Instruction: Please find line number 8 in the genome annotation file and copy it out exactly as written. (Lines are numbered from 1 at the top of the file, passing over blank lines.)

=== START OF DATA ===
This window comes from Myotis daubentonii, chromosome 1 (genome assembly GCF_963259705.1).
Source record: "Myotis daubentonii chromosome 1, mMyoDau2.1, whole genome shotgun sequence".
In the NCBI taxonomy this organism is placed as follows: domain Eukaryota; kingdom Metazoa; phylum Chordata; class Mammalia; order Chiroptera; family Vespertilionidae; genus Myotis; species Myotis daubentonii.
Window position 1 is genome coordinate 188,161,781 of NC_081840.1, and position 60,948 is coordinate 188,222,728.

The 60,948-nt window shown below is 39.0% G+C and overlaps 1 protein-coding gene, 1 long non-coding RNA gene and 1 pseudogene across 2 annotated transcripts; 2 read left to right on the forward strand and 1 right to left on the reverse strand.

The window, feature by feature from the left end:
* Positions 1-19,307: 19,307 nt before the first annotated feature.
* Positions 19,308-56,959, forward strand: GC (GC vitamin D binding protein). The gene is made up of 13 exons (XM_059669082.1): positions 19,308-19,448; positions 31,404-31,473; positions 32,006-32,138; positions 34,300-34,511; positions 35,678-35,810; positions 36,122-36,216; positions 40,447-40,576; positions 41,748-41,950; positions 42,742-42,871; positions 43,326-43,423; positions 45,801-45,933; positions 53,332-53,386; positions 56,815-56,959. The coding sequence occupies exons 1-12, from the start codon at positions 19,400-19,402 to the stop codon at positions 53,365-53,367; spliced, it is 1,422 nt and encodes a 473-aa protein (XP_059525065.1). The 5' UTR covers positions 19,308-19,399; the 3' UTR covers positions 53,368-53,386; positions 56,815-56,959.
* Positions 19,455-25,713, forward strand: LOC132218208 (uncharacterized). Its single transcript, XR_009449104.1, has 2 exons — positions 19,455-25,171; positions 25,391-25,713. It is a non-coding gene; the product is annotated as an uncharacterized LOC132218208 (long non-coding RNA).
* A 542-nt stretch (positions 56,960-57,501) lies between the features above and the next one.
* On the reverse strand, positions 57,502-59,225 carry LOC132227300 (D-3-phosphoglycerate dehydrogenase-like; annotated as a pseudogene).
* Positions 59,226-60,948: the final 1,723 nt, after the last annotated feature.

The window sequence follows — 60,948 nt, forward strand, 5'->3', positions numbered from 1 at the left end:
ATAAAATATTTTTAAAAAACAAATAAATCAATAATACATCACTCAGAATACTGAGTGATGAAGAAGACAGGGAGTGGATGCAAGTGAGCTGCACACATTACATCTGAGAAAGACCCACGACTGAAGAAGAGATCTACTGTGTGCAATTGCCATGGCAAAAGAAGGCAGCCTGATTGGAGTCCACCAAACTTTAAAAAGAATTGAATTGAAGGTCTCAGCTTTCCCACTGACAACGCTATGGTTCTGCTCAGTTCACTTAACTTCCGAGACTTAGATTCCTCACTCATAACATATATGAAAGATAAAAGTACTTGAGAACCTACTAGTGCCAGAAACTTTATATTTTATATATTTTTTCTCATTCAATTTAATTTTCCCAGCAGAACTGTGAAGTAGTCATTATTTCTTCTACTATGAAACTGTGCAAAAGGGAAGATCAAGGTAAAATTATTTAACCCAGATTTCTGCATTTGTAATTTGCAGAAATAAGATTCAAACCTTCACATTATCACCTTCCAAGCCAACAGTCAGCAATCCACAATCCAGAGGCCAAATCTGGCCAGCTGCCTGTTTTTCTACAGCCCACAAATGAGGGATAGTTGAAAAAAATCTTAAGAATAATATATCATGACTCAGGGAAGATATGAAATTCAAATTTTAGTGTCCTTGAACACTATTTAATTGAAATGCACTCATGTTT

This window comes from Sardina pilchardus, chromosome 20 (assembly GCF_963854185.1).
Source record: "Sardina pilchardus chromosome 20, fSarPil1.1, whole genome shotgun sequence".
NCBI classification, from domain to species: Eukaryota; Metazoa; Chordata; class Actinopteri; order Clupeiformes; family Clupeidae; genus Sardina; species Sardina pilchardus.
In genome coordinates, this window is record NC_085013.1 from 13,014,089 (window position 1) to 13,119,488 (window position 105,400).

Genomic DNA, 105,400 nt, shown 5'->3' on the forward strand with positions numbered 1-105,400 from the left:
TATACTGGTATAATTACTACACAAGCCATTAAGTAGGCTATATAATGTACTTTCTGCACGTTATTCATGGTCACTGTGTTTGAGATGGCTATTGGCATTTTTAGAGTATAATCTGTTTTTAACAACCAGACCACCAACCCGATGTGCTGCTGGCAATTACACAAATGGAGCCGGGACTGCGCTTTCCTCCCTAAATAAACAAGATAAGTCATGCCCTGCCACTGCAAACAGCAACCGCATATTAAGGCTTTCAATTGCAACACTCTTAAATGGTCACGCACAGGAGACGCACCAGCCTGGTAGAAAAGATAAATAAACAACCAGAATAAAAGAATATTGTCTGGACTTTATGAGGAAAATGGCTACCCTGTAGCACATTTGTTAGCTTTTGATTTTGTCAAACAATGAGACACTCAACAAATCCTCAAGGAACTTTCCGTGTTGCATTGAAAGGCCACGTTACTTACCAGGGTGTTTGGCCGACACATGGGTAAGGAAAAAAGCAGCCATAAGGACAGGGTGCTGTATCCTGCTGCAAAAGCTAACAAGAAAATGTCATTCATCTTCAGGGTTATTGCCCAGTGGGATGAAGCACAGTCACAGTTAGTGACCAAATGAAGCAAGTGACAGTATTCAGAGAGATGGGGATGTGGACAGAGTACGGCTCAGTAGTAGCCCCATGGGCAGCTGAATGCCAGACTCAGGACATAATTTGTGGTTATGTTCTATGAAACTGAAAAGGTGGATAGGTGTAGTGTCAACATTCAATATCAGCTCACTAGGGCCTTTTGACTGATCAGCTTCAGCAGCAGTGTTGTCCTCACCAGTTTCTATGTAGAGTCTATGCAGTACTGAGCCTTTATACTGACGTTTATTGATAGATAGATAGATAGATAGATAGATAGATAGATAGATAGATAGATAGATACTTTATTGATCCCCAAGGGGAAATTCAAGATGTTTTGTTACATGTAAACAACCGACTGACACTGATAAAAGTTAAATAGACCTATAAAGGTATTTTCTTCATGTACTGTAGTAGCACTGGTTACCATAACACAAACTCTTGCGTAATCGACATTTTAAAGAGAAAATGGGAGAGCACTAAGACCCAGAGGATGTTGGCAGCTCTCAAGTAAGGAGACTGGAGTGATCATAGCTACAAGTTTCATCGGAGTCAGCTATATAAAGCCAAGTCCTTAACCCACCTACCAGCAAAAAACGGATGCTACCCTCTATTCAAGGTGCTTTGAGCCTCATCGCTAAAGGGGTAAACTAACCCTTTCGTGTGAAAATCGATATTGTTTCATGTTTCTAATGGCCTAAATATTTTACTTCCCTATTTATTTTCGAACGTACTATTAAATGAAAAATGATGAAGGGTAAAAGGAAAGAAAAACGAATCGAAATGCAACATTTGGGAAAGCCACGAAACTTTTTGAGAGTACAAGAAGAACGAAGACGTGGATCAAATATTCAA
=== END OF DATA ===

* Positions 19,308-56,959, forward strand: GC (GC vitamin D binding protein). The gene is made up of 13 exons (XM_059669082.1): positions 19,308-19,448; positions 31,404-31,473; positions 32,006-32,138; positions 34,300-34,511; positions 35,678-35,810; positions 36,122-36,216; positions 40,447-40,576; positions 41,748-41,950; positions 42,742-42,871; positions 43,326-43,423; positions 45,801-45,933; positions 53,332-53,386; positions 56,815-56,959. The coding sequence occupies exons 1-12, from the start codon at positions 19,400-19,402 to the stop codon at positions 53,365-53,367; spliced, it is 1,422 nt and encodes a 473-aa protein (XP_059525065.1). The 5' UTR covers positions 19,308-19,399; the 3' UTR covers positions 53,368-53,386; positions 56,815-56,959.